James Michael McAdoo shoots the ball in UNC’s first-round Maui Invitational victory against Mississippi State in Nov. 2012.
LAHAINA, Hawaii — Upon completion of a four-game road trip Wednesday that culminated in a 112-70 victory for North Carolina against Division II Chaminade in the EA Sports Maui Invitational, coach Roy Williams admitted he and the Tar Heels learned a few things about his young team.
He learned his team could forge a nearly successful comeback, as his Tar Heels chipped away at Butler’s 29-point second-half lead in Tuesday’s semifinal game. He learned that, sometimes, going with a smaller lineup can lead to some good things offensively for his squad.
“(The guys) learned that I can explode,” Williams said. “My first explosion of the year was last night at the first timeout.”
James Michael McAdoo nodded in agreement.
“Rest in peace to that clipboard,” he said.
But even though the Tar Heels (5-1) have played six games this season, the true character of the young squad is still unknown.
UNC hadn’t faced much adversity before beginning the Maui Invitational, and it didn’t find any in a 46-point win against an injury-depleted Mississippi State. North Carolina cowered at the first sight of it against Butler the next day before showing glimpses of a team that could overcome it.
Against Chaminade, a team that was 6-76 in the Maui Invitational before upsetting Texas on Monday, the Tar Heels again had little trouble asserting itself.
UNC found immediate success with 3-point shooting, finishing 9-for-12 in the first half from long-range. North Carolina had 24 fast-break points against the Silverswords, who allowed the Tar Heels to beat them in transition time and time again.
“They’ve been famous for it,” Chaminade coach Eric Bovaird said about UNC’s transition game. “When their big guys get out and run and their wings run lanes and they go in several different sets out in transition, they’re tough to guard.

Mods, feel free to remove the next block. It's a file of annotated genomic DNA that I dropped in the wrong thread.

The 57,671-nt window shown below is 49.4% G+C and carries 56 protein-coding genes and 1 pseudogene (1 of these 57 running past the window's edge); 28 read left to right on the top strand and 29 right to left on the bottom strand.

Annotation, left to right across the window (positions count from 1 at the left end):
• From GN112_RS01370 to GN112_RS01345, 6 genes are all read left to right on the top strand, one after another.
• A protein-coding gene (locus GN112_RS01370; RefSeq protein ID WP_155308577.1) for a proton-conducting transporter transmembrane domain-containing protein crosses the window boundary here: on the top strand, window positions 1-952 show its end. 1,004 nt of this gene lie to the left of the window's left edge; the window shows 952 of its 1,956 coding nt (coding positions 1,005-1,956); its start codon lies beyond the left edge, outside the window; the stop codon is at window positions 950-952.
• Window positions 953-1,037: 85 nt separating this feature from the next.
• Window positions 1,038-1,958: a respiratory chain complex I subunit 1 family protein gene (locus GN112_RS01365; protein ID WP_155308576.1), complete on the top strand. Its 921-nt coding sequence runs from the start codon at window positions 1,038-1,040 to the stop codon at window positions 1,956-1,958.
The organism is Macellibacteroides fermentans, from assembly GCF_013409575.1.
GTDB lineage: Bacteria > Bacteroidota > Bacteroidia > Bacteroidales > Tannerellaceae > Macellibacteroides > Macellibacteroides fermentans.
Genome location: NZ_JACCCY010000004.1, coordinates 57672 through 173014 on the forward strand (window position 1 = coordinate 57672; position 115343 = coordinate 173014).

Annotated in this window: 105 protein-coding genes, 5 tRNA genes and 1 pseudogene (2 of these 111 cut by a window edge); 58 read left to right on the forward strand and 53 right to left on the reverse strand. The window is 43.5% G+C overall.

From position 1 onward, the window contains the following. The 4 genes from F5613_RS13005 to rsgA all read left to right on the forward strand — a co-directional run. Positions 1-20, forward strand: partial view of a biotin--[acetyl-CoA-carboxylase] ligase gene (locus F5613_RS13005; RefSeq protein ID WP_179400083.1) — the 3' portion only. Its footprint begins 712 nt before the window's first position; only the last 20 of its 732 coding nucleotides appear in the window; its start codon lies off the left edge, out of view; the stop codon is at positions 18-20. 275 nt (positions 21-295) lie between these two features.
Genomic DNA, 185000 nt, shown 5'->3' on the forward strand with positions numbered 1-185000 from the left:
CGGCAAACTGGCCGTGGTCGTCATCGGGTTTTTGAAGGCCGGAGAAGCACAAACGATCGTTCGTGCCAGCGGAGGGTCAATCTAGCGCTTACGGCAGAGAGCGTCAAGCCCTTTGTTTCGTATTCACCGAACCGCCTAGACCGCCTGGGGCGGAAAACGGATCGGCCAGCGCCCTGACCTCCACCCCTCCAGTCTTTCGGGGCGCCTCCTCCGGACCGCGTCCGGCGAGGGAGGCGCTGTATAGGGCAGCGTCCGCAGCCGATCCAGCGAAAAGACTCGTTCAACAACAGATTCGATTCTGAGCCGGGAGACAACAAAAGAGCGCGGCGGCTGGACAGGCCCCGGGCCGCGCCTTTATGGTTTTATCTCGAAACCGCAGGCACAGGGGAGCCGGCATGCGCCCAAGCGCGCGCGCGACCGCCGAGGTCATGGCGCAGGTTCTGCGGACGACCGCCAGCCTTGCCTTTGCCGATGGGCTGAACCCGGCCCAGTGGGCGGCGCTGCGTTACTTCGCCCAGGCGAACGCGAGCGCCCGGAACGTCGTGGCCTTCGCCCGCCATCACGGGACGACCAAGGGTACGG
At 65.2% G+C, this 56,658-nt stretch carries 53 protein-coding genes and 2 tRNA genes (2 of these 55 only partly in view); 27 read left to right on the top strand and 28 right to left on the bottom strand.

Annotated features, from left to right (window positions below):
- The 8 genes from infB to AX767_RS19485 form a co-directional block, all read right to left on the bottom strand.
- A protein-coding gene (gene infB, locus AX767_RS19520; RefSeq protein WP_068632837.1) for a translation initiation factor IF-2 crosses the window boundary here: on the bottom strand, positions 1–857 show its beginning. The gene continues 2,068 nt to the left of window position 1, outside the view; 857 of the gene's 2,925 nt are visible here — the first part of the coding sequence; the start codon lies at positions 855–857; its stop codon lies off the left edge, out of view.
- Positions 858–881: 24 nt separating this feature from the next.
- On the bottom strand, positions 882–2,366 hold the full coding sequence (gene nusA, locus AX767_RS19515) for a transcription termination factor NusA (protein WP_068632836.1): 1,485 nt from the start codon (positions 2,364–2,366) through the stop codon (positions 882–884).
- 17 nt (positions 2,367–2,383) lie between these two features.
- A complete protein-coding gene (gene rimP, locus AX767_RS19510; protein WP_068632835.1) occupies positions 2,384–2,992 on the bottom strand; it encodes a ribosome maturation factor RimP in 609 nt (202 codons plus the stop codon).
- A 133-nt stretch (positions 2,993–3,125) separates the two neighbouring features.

UNC, which shot 62 percent from the field, saw double-digit scoring from five different Tar Heels. James Michael McAdoo recorded his first double-double of the tournament, putting up a team-high 18 points and 10 rebounds against the tournament’s host team.
How UNC responds to more evenly matched opponents might still be a mystery, but it doesn’t have long before the next test — perhaps its biggest of the season — rears its head.
The Tar Heels will take Thanksgiving Day and Friday off before preparing to take on No. 1-ranked Indiana in Bloomington, Ind., on Tuesday night. Williams concedes his team likely won’t know just what to expect from the Hoosiers until it gets there.
Until then, Williams and the rest of the Tar Heels will have their inconsistent Maui Invitational showing on which to reflect. A much-happier Williams was pleased, of course, to see his team finish with such a dramatic victory — UNC’s first 100-point game since Jan. 1.
But as he sat next to a table of Maui tournament trophies, none of which his team would be taking back to Chapel Hill, Williams couldn’t help but let out a sigh of disappointment.
“(The win) does make you feel better, but you also have that hurt that you know you didn’t play as well as you wanted to play all three days,” Williams said.
“We didn’t get what we wanted out of the tournament because we wanted to win the championship. We didn’t get what we wanted out of the tournament because we wanted to get better every day. We didn’t do that.”
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